The registration of a copyright claim in a video more than five years after the video was first made public fails to give the registrant a presumption of having a valid copyright interest for the purposes of an infringement claim against the makers of two Death at a Funeral movies, the U.S. Court of Appeals for the Ninth Circuit ruled June 26 in a decision designated as non-precedential and not for publication (Lawrence v. Sony Pictures Entm't, 9th Cir., No. 11-56463, 7/26/13, unpub.).
Affirming a federal district court's award of summary judgment in favor of the movie studios, the court also found no evidence that the movie makers had access to the plaintiff's works or that the movies were substantially similar to the plaintiff's works.
This book was based on an actual experience of Lawrence's during which she was attacked while attending a funeral. Indeed, in Lawrence's words, a fellow attendee “publically [sic] beat and stripped her naked while the entire episode was being videotaped.”] Lawrence registered her copyright interest in the work with the U.S. Copyright Office. The live video of the incident has since been posted onYouTube.
Lawrence then sought representation and began to enter negotiations to sell the film rights to the book. Such negotiations were ultimately unsuccessful.
In 2007, Metro-Goldwyn-Mayer released the film Death at a Funeral, a dark ensemble comedy by British-American director Frank Richard Oznowicz p/k/a Frank Oz, best known for his work as a puppeteer and voice actor with the Muppets.
In 2010, Screen Gems, a subsidiary of Sony Pictures, released a remake of the movie with an all-star ensemble cast that included Danny Glover, Martin Lawrence, James Marsden, Tracy Morgan, Chris Rock, Zoe Saldana, and Luke Wilson. Peter Dinklage, known for his role as the dwarf Tyrion Lannister in HBO's Game of Thrones series, played the same role in both British and American versions.
Lawrence sued Sony Pictures Entertainment Inc., and dozens of other entities and individuals, alleging that the Death at a Funeral movies had infringed on her copyright interests in both the book and the original video. Lawrence's complaint was riddled with accusations of premeditated fraud and theft, as well as denunciations of racial and gender bias in the movie industry.
For example, the complaint stated that “It is clear from these consorted bad faith actions by Defendants … why so few minorities over more than 15 years have not been able to find longevity in careers at Sony Pictures Entertainment, as well as, attain higher ranking position[s] as Executives.”
Judge Steven V. Wilson of the U.S. District Court for the Central District of California granted summary judgment in favor of Sony Pictures and the other defendants and also awarded attorneys' fees.
Among the district court's rulings was a finding that Lawrence had failed to establish ownership in the original video made of the real-life altercation at the funeral. The video had been made by Orlando Usher, and Lawrence had claimed that Usher had assigned her ownership of the copyright. The district court found no valid assignment based on the absence of a writing. Lawrence appealed.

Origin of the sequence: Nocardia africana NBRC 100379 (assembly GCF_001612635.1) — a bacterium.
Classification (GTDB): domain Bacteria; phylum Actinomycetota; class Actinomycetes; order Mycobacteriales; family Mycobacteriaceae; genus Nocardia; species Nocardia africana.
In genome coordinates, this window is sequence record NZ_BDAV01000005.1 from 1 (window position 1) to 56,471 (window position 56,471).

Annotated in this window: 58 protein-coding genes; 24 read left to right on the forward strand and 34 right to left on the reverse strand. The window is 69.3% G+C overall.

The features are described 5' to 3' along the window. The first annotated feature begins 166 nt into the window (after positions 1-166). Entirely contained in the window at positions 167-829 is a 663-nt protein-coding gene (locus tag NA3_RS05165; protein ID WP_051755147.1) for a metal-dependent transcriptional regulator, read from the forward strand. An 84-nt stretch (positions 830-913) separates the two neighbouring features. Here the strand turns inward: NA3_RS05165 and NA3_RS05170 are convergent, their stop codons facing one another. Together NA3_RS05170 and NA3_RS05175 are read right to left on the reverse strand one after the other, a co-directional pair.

In so ruling, the court pointed to Section 410 of the Copyright Act of 1976, 17 U.S.C. §410. This provision requires that before a party may bring a claim of infringement in federal court, that the works in question must be registered.
However, Section 410(c) states that if the registration is made more than five years after the first publication of a work, then the purported copyright owner does not benefit from the presumption that the registration evidences a valid claim of copyright interest.
Turning to the question of whether Sony Pictures had infringed Lawrence's book, the court found that there was insufficient evidence to create a genuine question of material fact regarding whether Sony Pictures had actually copied the book.
This was based on the finding that Lawrence had proffered no evidence to show that there was any reasonable possibility that any of the defendants might have had access to the book. In the face of the defendants' evidence that they had no access to the book or the video during or prior to the making of the films, Lawrence had offered only speculation, the court said.
Finally, the court said, even if Lawrence could establish ownership of the video or copying of the book, the films were not substantially similar to either the book or the video and thus there could be no infringement:
Under the extrinsic test for determining substantial similarity, all of the similar elements that Lawrence has alleged are unprotectable because they are historical facts, scenes-a-faire, or ideas. … Even if the allegedly similar elements were protectable, there are few, if any “articulable similarities between the plot, themes, dialogue, mood, setting, pace, characters, and sequence of events.” in the Book and the Video, and the Death at a Funeral movies. … Although a person is naked at a funeral in the Death at a Funeral films and in the Book and the Video, this is unremarkable since the reason why the person was naked differed substantially.
The court also found no abuse of discretion in the district court's award of attorneys' fees.
The appellate panel comprised Judge Fortunato P. Benavides, Judge Jay S. Bybee, and Judge Jacqueline H. Nguyen
Lawrence represented herself. Sony Pictures was represented by Jennifer L. Brockett of Davis Wright Tremaine, Los Angeles.
Text is available at http://www.bloomberglaw.com/public/document/Pamella_Lawrence_v_Sony_Pictures_Entertainment_et_al_Docket_No_11.
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